Family Therapy: Holidays After Divorce

Carl Grody
Carl Grody

I remember the first Thanksgiving after my divorce. The kids were with their mom, and I didn’t know what to do with myself. I ended up watching football in an unfamiliar bar, eating frozen pizza delivered through a “window” in the wall. That’s just part of divorce. Holidays are exciting when you have the kids; they can be dreary when you don’t.

In a perfect world, children see both sides of the family on holidays. They need both parents, after all, and they often experience angst when someone gets left out. But again, that’s part of being divorced, and children adapt quickly when we give them the chance. So how can you make holidays a tad easier for everyone?

  • First, keep the kids out of the middle. (I know you’ve heard this before.) Don’t have them ask the other parent if they can see you. That makes them feel more torn between parents than they already do.
  • Include specifics about holidays in your parenting agreement. Don’t just say, “Let’s split time on Thanksgiving. You take them in the morning, and I’ll get them later in the day.” That leads to chaos when you show up at noon and your ex is just putting the turkey on the table. Be specific so there’s no confusion.
  • Be flexible. There are times when it makes more sense for children to be with one parent than the other. For example, if an out-of-town grandparent is here for the first time all year, it’s good for the kids to spend time with them. But if one parent sacrifices time, the other parent needs to make similar sacrifices.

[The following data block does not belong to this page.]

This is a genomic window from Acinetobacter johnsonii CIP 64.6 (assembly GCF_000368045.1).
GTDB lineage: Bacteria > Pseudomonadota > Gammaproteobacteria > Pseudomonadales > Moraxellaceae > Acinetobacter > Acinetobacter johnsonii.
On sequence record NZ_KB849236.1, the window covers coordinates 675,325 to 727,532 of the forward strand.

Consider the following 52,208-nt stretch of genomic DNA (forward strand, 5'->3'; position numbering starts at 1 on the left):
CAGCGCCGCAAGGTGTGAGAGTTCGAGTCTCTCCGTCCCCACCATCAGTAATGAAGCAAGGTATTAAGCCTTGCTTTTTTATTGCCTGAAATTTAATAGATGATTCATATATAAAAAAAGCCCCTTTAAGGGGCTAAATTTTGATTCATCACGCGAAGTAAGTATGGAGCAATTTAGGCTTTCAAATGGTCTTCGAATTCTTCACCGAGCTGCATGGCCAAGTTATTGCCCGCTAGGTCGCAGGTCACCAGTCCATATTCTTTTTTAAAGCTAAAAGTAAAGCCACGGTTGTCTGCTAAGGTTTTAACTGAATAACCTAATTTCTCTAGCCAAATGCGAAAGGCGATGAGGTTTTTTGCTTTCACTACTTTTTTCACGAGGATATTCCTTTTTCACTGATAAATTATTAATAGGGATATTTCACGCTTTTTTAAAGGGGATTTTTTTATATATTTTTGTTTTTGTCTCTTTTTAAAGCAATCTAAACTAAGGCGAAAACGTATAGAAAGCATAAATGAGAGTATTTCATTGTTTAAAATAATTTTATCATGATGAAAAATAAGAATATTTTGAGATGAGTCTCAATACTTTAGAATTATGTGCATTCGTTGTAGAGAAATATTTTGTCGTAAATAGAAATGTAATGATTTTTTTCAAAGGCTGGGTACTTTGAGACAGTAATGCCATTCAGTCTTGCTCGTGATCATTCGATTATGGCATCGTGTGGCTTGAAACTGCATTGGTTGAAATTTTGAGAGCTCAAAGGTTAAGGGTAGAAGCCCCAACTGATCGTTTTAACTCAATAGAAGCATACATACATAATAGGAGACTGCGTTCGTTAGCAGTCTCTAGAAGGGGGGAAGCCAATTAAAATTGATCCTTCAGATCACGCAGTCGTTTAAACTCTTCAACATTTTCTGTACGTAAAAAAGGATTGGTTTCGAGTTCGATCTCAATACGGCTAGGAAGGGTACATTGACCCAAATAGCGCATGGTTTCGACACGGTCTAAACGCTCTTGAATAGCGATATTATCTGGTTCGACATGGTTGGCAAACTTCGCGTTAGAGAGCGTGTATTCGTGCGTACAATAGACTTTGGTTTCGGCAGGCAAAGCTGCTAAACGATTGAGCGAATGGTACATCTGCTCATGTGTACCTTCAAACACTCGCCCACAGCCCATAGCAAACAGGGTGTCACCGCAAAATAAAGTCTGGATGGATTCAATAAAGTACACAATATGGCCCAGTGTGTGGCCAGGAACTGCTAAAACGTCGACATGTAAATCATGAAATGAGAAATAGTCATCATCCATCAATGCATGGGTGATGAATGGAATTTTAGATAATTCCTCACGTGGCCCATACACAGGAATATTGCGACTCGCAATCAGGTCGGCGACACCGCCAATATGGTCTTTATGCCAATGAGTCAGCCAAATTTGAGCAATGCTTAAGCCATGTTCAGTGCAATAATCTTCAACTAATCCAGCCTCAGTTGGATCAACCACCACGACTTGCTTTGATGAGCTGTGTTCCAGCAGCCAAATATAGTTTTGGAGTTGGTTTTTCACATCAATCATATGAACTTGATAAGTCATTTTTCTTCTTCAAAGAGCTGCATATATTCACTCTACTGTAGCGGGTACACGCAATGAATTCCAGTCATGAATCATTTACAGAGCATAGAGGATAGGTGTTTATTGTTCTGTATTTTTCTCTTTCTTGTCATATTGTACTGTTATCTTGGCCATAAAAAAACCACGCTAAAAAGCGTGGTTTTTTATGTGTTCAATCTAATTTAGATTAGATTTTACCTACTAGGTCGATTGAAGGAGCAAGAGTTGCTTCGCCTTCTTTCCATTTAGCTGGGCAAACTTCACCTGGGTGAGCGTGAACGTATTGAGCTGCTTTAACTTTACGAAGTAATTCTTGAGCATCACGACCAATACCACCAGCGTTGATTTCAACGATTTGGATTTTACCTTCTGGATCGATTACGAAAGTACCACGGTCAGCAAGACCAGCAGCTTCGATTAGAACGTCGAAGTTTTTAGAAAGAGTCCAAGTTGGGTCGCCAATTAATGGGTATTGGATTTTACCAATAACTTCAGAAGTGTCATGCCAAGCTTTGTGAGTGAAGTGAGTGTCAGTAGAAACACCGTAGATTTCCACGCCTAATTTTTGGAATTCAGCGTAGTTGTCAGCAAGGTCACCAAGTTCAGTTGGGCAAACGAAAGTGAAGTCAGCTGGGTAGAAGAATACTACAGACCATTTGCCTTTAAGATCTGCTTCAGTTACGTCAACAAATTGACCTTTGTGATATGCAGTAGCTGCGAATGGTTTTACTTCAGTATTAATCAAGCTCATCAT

• Sometimes divorced parents can’t agree on anything. In these cases, you can use the plan laid out by the courts (in Franklin County, it’s called Local Domestic Court Rule 27). The children won’t see both parents on every holiday, but it eliminates any arguing about the schedule. There’s also an advantage to knowing what’s happening well in advance. Want to know who has the kids on Christmas in 2024? It’s in there.
  • Let the kids call the parent who isn’t there. They’ll be happier and will feel less guilt about not seeing mom or dad. And who knows—you might feel better, too.
  • On holidays without the kids, do something you like to do. Hang out with other relatives or friends. Take a trip. Play a round of golf or see a movie. (But avoid rundown bars with frozen pizza.)
  • Finally, when the kids are grown, it’s tempting to lobby for extra time at your ex’s expense. Don’t. Regardless of age, kids don’t want to be in the middle. It’s better to arrange the schedule so they still see everyone. That might mean having meals on different days or lunch at one house and dinner at the other. Either way, don’t make kids choose between parents; they’ll feel torn and frustrated no matter how old they are.

Carl Grody is a licensed independent social worker who works with families at Grody Family Counseling in Worthington.